When patients with bowel problems ask about cannabis, gastroenterologists need to be prepared with the straight dope. “We get questions from … patients all the time” about medical marijuana, said Adam Cheifetz, MD, director of the Center for Inflammatory Bowel Disease [IBD] at Beth Israel Deaconess Medical Center, and associate professor of medicine at Harvard Medical School, both in Boston.
A 2014 study found that between 16% and 50% of IBD patients report using cannabis to control their symptoms, and the majority claim the drug is “very helpful” (Inflamm Bowel Dis 2014;20:472-480), Dr. Cheifetz said. Moreover, roughly half of patients with Crohn’s disease who have not used cannabis expressed interest in doing so if the substance were legal.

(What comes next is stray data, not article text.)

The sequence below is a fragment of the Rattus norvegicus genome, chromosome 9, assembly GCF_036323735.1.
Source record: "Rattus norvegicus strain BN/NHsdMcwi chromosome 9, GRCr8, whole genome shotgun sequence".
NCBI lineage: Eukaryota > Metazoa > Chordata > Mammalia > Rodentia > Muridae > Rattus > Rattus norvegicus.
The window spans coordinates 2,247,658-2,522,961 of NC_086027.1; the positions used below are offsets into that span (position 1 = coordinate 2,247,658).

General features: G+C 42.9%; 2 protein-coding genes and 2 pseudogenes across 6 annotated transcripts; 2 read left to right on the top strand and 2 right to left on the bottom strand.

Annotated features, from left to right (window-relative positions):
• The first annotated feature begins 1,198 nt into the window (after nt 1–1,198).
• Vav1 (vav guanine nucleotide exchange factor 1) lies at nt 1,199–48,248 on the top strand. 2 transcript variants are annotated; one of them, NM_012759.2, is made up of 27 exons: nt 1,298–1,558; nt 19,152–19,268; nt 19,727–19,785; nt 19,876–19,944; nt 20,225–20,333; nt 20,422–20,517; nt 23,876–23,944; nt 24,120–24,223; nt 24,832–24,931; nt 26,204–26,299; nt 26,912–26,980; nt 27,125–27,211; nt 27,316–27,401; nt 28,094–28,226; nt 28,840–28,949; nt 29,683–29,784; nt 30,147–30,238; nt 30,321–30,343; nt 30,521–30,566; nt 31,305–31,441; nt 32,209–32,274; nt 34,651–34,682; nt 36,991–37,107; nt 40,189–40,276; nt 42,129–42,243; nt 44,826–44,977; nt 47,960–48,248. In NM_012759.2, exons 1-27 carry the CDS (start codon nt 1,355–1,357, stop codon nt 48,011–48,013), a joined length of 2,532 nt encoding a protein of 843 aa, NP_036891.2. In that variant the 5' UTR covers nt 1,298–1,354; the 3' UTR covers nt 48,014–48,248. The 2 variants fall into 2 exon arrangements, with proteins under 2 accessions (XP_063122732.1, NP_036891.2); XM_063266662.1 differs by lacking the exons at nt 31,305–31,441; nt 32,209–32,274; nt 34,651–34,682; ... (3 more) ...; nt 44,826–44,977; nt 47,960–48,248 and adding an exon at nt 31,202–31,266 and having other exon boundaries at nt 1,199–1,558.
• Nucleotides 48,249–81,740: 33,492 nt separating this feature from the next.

A request for a cannabis prescription might leave physicians wondering what they can and cannot do, since cannabis is considered a Schedule I drug federally but is permitted for medical use in 25 states and the District of Columbia, according to Governing magazine.
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